Washington Watch Roundtable: Romney Thinks You Might Be Envious Of His Money, Is FLOTUS An Angry Or A Strong Black Woman?

Has President Obama put free enterprise on trial, does Mitt Romney think you are envious of him and is First Lady Michelle Obama a strong or an angry Black woman?

This week’s roundtable discussion features Heather McGhee, Washington director of DEMOS, Dr. Cornel West, Princeton University professor, Deborah Simmons, senior correspondent for “The Washington Times” and Politico’s White House correspondent, Joseph Williams.

MR. MARTIN:  Folks, welcome back to “Washington Watch.”

I want to play a sound bite from Mitt Romney, because I think it speaks to this topic we’ve been talking about, and we’ll chat about it in a moment.  So, here’s what Mitt Romney had to say about this whole issue of envy.


MR. MITT ROMNEY:  Pres. Obama wants to put free enterprise on trial.  And in the last few days, we’ve seen some desperate Republicans join forces with him.

This is such a mistake for our party and – and for our nation.  The country already has a leader who divides us with the bitter politics of envy.  We have to offer an alternative vision.  I stand ready to lead us down a different path where we’re lifted up by our desire to succeed – not dragged down by a resentment of success.


MR. MARTIN:  See, here’s what’s interesting when you hear that particular comment over a 15 or so period [sic], top 1 percent, 270 percent in terms of [the] amount of money they earn – the growth.  The rest of us – 40 percent.  I think people are saying, “Look, I” – “I get rich guys.  I get that.  But when I’ve gotten poor” – when you’ve had people literally drop from one class to another, they’re saying, “That’s the problem – when there’s such a wide gap between what you have and what I don’t have.”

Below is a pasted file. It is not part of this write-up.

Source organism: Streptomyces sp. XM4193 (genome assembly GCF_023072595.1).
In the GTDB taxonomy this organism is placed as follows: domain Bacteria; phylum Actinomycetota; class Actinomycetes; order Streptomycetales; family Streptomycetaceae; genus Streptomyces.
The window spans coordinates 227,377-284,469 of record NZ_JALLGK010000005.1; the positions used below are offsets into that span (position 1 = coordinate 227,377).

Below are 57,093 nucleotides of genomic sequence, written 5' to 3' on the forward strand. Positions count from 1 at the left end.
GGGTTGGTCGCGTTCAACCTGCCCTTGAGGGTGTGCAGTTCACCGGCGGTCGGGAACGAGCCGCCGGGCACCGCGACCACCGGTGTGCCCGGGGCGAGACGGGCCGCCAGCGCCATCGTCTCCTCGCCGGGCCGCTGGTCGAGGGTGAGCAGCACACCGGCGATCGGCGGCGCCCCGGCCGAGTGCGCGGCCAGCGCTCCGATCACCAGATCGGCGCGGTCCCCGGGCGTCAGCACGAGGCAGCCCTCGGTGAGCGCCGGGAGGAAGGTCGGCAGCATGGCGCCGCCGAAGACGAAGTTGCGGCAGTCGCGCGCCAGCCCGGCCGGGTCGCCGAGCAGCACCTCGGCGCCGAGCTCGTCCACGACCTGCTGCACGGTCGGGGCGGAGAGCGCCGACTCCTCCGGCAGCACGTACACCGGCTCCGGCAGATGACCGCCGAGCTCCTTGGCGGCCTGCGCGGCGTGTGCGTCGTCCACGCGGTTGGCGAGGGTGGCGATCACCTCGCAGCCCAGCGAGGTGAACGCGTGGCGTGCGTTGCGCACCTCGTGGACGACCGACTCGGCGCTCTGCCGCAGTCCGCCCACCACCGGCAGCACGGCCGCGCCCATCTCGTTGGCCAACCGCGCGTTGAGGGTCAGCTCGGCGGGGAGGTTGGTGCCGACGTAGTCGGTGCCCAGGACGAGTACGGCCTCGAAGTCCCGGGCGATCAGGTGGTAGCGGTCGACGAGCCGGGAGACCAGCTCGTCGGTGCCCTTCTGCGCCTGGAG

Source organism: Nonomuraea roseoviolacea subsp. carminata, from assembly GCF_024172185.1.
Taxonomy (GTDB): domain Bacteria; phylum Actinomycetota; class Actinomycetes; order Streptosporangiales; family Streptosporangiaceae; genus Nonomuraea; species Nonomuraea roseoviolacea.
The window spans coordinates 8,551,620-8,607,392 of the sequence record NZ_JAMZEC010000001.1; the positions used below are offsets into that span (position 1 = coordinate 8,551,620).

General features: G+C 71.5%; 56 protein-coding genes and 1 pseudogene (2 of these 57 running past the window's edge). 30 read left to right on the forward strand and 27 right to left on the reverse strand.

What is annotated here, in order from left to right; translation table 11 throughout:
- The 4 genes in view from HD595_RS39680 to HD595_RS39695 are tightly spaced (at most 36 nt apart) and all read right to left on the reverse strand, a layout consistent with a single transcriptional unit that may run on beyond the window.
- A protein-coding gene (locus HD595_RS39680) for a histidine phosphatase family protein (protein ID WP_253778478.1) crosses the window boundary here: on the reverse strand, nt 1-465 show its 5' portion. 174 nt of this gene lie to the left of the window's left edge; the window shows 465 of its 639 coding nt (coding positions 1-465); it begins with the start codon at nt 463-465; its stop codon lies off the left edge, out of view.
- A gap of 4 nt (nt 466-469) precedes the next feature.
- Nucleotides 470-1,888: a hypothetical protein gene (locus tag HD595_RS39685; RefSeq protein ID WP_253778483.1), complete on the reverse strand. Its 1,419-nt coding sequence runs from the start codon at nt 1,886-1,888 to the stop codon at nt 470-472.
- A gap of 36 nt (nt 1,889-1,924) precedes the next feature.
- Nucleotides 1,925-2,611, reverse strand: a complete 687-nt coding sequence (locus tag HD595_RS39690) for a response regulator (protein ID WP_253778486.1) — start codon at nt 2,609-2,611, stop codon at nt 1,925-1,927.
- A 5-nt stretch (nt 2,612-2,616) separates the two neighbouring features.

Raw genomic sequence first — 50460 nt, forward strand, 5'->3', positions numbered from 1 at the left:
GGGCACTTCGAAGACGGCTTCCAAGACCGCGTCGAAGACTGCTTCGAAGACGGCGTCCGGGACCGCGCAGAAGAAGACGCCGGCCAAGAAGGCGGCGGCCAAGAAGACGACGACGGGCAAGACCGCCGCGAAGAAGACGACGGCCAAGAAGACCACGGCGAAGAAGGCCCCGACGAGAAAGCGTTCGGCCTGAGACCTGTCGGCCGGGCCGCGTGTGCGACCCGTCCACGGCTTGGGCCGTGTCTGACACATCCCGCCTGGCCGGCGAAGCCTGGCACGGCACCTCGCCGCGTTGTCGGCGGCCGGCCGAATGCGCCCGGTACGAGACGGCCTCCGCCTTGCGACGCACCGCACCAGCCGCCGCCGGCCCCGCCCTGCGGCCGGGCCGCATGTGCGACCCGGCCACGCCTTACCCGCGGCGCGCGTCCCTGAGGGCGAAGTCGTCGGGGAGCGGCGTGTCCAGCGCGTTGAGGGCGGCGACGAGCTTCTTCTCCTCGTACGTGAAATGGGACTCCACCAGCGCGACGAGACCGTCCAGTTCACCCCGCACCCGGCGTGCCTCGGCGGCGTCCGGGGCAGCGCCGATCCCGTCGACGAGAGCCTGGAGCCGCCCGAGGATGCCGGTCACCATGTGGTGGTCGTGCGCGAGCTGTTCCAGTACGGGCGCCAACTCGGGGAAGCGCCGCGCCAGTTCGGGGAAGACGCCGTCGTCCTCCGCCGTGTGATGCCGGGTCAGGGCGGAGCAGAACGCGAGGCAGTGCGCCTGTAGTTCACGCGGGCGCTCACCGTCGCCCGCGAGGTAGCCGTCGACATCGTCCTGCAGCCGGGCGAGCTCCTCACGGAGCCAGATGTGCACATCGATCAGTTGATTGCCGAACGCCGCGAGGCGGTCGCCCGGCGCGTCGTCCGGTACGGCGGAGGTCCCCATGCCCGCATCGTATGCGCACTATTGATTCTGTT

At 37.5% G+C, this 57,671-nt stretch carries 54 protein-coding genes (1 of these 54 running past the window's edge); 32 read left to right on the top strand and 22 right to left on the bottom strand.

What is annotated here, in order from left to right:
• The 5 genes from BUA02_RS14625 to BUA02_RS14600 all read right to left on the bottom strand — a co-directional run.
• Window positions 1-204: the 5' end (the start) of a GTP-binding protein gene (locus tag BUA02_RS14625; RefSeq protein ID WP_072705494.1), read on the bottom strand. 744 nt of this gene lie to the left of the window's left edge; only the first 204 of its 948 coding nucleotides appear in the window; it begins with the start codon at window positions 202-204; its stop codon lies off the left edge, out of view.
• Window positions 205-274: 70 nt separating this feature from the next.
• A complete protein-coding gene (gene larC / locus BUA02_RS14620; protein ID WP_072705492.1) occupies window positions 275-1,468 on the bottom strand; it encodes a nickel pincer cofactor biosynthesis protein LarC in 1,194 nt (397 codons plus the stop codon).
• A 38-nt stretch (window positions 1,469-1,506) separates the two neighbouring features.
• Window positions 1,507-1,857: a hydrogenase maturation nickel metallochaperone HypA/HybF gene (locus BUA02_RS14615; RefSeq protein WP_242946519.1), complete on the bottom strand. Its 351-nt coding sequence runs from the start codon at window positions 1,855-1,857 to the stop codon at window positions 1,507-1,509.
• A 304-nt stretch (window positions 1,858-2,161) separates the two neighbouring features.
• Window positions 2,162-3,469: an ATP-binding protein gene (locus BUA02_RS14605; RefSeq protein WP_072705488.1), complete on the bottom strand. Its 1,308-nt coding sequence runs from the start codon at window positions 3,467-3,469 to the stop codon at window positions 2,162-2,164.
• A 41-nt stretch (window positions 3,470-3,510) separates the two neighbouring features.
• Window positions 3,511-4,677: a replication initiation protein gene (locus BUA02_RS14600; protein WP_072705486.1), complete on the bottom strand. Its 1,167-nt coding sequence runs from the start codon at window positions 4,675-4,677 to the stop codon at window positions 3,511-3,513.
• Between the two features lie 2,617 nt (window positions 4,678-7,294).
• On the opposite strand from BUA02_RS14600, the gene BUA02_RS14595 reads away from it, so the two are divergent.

DR. WEST:  I mean Ro- —

MR. WILLIAMS:  [Crosstalk] –

DR. WEST:  — Romney ought to be ashamed of himself.  That’s ridiculous!  I mean the idea of confusing righteous indignation in the face of un- — injustice versus envy for the rich.  That’s just his way of trivializing the suffering of poor people and trivializing the suffering of working people.

MR. WILLIAMS:  Well, it’s also a hollow argument coming from a guy who’s worth, you know, upwards of 120, 150, hun- — $170 million when people are struggling to hang on, when job security is at its lowest, when children are expected to do less well than their parents, and the – there was a study released yesterday, I believe, that showed that it’s harder to move from one economic class to the other than it’s ever been in the entire nation’s history.

MS. SIMMONS:  Or, to rise up from –

MS. MCGHEE:  And what does he say –

MS. SIMMONS:  — one –

MS. MCGHEE:  — to that?

MS. SIMMONS:  — yeah –

MR. WILLIAMS:  Absolutely.

MS. MCGHEE:  “You’re just jealous” –

MS. SIMMONS:  — to the other.

MS. MCGHEE:  — “of me.”


MS. MCGHEE:  That’s what he’s saying!  “You’re just jealous of me.”

I just – I hope he keeps saying it, because I just think it is a complete and total loser.  It allows us to heep [sic] – keep having these conversations about what kind of economy we really want to have.  I mean it’s just – it’s such a terrible thing –

MR. MARTIN:  I – I –

MS. MCGHEE:  — for him to go out there, saying.

MR. MARTIN:  — I – I –

MS. MCGHEE:  “You’re just jealous.”

MR. MARTIN:  — I’ve made the point on this show when – ’cause whe- — when – because I think part of the problem that I have is that when we have conversations like this – especially when you watch these other Sunday morning news shows, these cable news shows – it is always framed in the ideological position of Republican or Democrat.

MS. SIMMONS:  Right.

MR. MARTIN:  But the reality is people are just so angry today, they’re saying, “Look.  I’m mad at the left.  I’m mad at the right.  I’m mad at the GOP and the Dems,” and I think you do not have somebody who is saying, “Look.  Forget ideology.  This is simply not right.”

MS. SIMMONS:  Right!  And that’s –

MR. MARTIN:  “This is unjust.”